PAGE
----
Nothing screams “New England summer” quite like lobster – except maybe lobster-infused beer. The idea for this shellfish spin comes from Tim Adams, head brewer at Oxbow Brewing Co. in Newcastle, Maine and Giovanni Campari, brewmaster at Birrificio del Ducato in Parma, Italy, who together conspired to create a “salted, funky-tart saison” to which they just had to add lobsters.
Adams told The Boston Globe that he was hesitant at first, saying, “We get pretty wild at Oxbow when it comes to fermentation and aging and barrels…but we don’t even spice our beers at all. So the idea of doing something so wild and unconventional, we were taken aback a little bit.”
According to the brewery’s website, Oxbow is an American farmhouse brewery specializing in traditional Belgian-style ales with contemporary influences. They brew small batch beer in a renovated barn in rural Maine. Quaint, eh? Oxbow has created some truly sophisticated beers, from French-style country ales (Space Cowboy) to barrel-aged ale blended with fresh peaches (Momoko).
Their inspired, refined version of lobster beer is based on a mixed fermentation Gose, a take on German beer brewed with salt and coriander, and they added a “light-handed” lobster twist to add a “sort of maritime funk to the beer.”
The dozen lobsters they added to the boiling kettle of grain came from a nearby lobster pound, where they cooked in the mash for twelve minutes. The team enjoyed the meat, reportedly some of the tastiest they’d ever had, and used the shells during other parts of the brewing process.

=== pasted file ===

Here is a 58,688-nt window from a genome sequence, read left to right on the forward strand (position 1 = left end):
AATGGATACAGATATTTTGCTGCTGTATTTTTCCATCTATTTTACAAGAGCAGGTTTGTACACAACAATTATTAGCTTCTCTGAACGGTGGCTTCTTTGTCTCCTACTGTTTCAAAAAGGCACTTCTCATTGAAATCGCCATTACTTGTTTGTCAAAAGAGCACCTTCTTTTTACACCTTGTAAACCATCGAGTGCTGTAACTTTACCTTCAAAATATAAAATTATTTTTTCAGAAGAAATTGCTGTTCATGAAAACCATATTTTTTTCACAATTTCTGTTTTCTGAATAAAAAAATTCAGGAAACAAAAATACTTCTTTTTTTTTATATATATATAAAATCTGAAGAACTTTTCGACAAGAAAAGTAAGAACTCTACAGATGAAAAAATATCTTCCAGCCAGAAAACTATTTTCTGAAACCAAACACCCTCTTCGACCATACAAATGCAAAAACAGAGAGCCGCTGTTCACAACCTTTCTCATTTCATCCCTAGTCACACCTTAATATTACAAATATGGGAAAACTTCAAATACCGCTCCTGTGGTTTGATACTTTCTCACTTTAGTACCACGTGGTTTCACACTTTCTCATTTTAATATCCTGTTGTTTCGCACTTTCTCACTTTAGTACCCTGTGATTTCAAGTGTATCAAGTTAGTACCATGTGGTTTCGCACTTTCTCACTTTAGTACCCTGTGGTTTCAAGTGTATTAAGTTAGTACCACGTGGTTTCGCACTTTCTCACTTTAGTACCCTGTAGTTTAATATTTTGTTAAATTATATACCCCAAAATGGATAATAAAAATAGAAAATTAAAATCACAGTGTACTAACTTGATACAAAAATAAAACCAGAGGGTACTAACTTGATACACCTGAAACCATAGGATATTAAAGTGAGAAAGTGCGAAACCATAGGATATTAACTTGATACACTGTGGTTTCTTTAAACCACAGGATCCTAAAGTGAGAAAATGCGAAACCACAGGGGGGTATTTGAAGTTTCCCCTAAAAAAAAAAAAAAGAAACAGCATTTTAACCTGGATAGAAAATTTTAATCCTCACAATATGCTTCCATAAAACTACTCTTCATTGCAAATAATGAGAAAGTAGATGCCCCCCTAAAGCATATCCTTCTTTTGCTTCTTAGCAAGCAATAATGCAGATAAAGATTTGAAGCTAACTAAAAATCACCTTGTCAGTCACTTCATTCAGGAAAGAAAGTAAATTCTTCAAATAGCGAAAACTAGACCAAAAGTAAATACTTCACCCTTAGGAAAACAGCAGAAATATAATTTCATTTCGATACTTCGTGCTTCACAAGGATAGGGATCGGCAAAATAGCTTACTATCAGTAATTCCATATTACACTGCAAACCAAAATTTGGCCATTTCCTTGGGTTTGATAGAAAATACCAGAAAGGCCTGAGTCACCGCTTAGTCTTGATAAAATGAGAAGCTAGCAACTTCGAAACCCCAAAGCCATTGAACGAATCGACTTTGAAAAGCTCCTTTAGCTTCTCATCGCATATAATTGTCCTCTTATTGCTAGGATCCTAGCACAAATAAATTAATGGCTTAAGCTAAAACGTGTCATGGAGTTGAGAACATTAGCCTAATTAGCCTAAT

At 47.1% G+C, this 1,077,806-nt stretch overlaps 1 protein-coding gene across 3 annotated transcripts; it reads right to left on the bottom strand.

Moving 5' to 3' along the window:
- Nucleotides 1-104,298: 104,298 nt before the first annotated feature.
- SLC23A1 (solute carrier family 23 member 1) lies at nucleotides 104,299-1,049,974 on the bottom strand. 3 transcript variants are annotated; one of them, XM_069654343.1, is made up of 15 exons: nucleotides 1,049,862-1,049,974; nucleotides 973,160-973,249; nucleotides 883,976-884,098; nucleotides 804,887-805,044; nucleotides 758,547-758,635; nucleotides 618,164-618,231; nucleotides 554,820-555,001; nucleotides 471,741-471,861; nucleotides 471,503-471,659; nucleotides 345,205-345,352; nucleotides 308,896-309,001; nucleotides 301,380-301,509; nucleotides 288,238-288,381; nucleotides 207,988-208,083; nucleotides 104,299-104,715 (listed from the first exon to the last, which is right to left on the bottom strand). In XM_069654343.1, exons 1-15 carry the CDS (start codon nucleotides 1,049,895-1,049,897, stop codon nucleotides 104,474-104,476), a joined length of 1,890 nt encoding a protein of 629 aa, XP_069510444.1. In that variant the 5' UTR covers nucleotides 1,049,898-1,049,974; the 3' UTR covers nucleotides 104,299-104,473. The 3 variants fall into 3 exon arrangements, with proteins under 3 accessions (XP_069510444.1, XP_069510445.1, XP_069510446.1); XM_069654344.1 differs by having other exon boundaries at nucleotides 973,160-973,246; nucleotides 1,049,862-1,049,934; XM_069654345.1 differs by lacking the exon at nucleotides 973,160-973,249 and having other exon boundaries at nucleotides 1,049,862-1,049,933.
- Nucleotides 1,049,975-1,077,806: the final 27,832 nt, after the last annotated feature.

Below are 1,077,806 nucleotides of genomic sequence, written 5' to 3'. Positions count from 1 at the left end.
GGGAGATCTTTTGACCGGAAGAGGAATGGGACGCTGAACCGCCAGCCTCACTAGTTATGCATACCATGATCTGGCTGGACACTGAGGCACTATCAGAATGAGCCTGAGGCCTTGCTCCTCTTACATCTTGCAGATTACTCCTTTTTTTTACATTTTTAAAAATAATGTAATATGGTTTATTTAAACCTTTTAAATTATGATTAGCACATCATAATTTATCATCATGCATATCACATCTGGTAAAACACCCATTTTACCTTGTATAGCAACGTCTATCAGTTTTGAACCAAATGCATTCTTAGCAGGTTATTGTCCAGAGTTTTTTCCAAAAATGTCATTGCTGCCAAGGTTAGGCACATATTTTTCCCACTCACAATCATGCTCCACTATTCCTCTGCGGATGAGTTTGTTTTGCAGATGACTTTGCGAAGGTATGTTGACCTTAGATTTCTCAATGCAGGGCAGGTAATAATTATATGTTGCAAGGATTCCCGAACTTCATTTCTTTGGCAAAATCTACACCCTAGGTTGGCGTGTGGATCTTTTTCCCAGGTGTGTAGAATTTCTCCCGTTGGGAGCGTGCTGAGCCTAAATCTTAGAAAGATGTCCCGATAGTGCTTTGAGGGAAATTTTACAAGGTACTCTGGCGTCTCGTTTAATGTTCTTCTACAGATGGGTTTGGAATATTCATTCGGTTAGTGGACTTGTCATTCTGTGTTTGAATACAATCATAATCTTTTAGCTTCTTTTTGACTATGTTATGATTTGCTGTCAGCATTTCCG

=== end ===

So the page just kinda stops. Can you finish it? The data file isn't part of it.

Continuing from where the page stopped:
The beer, dubbed Saison Dell’Aragosta, has been brewed the same way for the last three years, and has a floral, fruity, citrusy aroma. Gary Dzen reports that the flavor is salty and tart, “like squirting a lemon onto your oysters – albeit with less briny character.” It clocks in at 4.5 percent ABV, slightly boozy and perfectly refreshing for an evening clambake.
Oxbow isn’t the first brewery to add live lobsters to beer; Dogfish Head’s Chocolate Lobster has been brewed since 2012, originally created to be paired with chocolate lobster bisque and white chocolate lobster salad sliders (um, what?). Dogfish Head’s version uses a porter base, live lobsters, dark cocoa powder and basil tea, resulting in a “rich dark ale with notes of bittersweet chocolate and roast, with a slight herbal nuance and a subdued taste of the ocean in the finish.” It’s brewed every summer with Maine lobsters.
Getting back to the all-Maine brewery, Adams notes “There’s a little bit of sweetness from the lobster that provides a nice balance. But when you pour yourself a glass of this beer, you’d never say, ‘Oh my God, this tastes like lobster.’ It is really more of a background note, which is probably a good thing.”
I love lobster, but I’m gonna agree with the expert on this one.
Personally, I prefer eating beer-infused lobsters, although it’s tough to get them to drink a brew or two. Probably easier if they knew what was going to happen next!